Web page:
Fran Drescher’s ‘Indebted’ Feels a Little Under-Done

Indebted

It’s interesting to note that NBC has been promoting the network’s new sitcom, Indebted with a promo asking “Guess Who’s Back” and then cutting to the laughter of Fran Drescher. That’s right, the “nanny” is back on network TV. I say it’s interesting since The Nanny was a hit show on CBS. However, her co-star was also on a hit show during that same time for NBC. Steven Weber starred on Wings, but they don’t talk about him at all. (Maybe that has do with his starring in the sitcom, Cursed (which was then re-titled The Weber Show) a few years after Wings went off the air.) Weirdly, the two play a happily married couple. A broke one, but happy.

The pilot for Indebted spends no time building up its premise for the show. In the first three minutes or so we learn that Dave (Adam Pally) and Rebecca (Abby Elliott) are finally cleaning out all of their closets and getting rid of much of their young children’s infant stuff. Since their kids are older now, they feel that they can make a reentry back into society. Then comes a surprise visit from Dave’s folks with big news.

After just returning from yet another extravagant trip, Stew (Weber) and Debby (Drescher) announce a sort of “coming out” message saying, “We’re here, we’re broke, get used to it.” To Dave’s surprise, Rebecca invites her in-laws to move in and stay as long as they like, but secretly, she’s hoping that the couple will refuse and find somewhere to move to. It doesn’t happen. Not happy with the situation, Dave and Rebecca resign themselves that this will be the new normal for the unforeseeable future.

The idea of having one’s fiscally irresponsible parents move in with you is an interesting one and Weber and Drescher do make an interesting couple. Both are free spirits who love wine and have a knack for saying the wrong thing. In comparison, Dave and Rebecca are a lot more reserved. It’s sort of The Odd Couple times two.

Written by Dan Levy, there is some funny stuff here. Like when Debby misquotes Nelson Mandela as saying “Hakuna Matata” or when she talks about how inspired she was by how actresses Felicity Huffman and Lori Loughlin would do anything for their kids (without reading the rest of the article). But the show feels half-baked. There is a good show in here, but it is weighted down by a laugh track, clunky lines, a few gimmicks meant to raise eyebrows and over-the-top characters. Ironically, Stew and Debby’s characters seem natural. Odd, but natural.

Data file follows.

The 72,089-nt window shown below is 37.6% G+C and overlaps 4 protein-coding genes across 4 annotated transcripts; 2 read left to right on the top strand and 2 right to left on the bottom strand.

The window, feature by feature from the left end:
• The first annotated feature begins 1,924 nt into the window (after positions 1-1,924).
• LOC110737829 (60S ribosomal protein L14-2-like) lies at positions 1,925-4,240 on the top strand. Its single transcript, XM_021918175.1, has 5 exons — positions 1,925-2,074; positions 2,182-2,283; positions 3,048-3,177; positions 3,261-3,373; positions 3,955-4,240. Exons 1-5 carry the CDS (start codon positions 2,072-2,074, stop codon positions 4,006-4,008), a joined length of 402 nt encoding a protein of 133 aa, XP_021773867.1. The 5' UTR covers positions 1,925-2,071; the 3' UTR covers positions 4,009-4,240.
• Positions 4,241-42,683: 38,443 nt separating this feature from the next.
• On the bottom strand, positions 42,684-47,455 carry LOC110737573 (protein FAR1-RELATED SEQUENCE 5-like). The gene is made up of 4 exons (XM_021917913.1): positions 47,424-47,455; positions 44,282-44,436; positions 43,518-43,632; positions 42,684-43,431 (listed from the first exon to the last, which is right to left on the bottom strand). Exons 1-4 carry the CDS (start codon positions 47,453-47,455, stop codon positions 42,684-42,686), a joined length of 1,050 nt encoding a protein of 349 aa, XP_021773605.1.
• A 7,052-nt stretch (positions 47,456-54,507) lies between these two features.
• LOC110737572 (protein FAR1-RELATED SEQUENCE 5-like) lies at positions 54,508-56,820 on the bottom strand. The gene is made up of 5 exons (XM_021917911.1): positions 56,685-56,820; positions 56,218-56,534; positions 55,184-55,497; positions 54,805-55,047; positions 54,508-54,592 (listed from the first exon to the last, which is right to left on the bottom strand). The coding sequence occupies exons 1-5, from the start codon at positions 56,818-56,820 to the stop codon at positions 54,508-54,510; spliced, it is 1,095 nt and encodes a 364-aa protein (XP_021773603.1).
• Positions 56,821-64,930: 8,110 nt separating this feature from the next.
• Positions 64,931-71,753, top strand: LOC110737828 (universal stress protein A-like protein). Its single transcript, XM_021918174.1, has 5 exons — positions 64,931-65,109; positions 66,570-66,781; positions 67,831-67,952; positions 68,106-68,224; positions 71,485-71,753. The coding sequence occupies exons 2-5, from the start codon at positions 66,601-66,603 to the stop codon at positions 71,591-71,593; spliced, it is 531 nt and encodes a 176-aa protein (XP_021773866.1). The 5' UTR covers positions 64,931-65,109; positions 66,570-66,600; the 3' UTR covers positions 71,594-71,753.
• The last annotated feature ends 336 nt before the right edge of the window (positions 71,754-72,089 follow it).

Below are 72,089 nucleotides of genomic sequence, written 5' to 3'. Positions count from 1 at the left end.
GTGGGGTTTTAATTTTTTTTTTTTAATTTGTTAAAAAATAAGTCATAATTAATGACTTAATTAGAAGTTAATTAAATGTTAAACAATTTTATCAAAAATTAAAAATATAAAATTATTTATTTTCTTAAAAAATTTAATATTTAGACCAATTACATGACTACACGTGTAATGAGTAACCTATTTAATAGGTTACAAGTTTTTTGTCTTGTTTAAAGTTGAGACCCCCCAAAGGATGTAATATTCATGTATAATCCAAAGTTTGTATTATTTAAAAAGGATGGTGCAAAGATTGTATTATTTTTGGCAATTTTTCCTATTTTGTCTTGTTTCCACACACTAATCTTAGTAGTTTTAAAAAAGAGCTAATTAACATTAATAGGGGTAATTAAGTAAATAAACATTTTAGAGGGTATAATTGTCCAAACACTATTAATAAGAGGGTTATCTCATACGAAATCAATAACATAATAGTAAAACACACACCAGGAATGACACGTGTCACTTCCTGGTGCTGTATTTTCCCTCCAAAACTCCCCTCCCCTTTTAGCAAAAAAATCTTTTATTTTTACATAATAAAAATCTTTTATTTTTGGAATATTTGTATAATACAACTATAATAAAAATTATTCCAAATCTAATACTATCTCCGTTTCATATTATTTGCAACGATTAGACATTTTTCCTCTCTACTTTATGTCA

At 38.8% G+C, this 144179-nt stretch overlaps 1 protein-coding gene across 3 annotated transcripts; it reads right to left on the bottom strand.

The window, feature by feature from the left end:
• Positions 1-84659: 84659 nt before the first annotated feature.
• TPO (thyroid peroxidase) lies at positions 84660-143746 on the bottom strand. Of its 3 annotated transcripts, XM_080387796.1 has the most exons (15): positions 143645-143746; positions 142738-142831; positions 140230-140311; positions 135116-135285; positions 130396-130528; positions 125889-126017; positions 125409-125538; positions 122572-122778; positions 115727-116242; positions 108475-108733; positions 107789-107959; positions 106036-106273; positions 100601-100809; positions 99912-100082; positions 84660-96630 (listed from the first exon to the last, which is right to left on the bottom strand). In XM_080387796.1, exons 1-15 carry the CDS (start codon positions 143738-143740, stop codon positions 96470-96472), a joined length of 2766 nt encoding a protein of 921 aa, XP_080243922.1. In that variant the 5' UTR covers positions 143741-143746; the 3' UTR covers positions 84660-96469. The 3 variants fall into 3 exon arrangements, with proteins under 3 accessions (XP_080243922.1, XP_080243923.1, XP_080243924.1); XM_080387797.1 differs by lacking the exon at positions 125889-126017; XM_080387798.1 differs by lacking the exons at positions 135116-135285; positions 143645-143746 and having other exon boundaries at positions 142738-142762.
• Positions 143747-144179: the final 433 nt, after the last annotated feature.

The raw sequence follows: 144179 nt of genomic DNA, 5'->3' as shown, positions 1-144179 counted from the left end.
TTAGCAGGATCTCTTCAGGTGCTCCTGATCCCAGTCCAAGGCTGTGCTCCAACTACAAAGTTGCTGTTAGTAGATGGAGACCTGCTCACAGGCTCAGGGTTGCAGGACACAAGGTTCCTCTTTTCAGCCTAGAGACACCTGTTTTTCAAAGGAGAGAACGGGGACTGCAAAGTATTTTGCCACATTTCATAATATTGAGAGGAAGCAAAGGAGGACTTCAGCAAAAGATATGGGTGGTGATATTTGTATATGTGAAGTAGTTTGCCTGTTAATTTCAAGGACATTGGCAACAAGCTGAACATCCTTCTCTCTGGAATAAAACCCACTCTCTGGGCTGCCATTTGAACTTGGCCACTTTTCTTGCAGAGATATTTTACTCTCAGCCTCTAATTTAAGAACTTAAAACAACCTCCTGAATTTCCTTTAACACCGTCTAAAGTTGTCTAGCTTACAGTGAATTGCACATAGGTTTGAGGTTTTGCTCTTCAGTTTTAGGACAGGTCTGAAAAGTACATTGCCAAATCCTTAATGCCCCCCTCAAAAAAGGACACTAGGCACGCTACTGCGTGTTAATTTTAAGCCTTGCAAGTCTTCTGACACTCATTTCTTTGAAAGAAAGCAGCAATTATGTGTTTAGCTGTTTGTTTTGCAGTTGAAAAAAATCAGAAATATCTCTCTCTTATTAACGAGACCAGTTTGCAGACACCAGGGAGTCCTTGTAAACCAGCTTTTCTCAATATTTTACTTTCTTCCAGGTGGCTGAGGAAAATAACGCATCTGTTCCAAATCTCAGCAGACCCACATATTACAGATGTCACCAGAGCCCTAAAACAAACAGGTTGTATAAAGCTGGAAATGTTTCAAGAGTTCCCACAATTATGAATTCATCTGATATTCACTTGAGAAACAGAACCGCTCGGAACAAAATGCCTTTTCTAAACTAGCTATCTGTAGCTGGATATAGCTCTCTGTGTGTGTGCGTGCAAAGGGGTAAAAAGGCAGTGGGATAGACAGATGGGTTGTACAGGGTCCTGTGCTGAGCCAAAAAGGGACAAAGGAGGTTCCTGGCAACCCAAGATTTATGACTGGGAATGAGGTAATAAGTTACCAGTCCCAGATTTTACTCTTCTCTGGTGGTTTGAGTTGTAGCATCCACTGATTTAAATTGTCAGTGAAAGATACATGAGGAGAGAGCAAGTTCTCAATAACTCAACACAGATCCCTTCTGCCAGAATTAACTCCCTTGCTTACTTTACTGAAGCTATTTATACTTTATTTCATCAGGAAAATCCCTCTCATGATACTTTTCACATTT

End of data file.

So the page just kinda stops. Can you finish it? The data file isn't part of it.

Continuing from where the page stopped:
Dave’s character is neurotic who can’t seem to say any line without over-exaggerating. He is also another victim of the classic sitcom staple: the stupid dad. In another episode of the show, the young couple discover that their son just might be “gifted.” Dave tells his wife that he was gifted too. She laughs of course. How could this stupid guy be gifted? However, the show balances that out by making Rebecca petty and proud that she isn’t a “reggo” – a “regular parent.”

Fran Drescher as Debbie, Steven Weber as Stew, Jessy Hodges as Joanna, Adam Pally as Dave, Abby Elliott as Rebecca (Trae Patton/NBC)

And then there is the issue of Dave’s sister, Joanna (Jessy Hodges). It is as if her character was a late addition to the script and the writers didn’t know what to do with her. She is a lesbian (because every new show needs to contain at least on one) who feels that her brother is her parent’s favorite kid. Although she has also recently broke up from a long-term relationship, Joanna she just comes across as whiny. I’m not a hater. She just doesn’t add anything to the story. Neither does David’s childhood friend, Ravi (Asif Ali) who is given the show’s worst lines.

Despite its flaws, Indebted is not mean-spirited and has potential thanks to its great cast. There is a big question mark on how long the show will last though. It appears that NBC only ordered a half dozen episodes to try out to see if it can find its audience, which doesn’t speak of a lot of confidence in the project.

Indebted airs on Thursdays at 9:30 p.m. on NBC.

Main Image: Trae Patton/NBC

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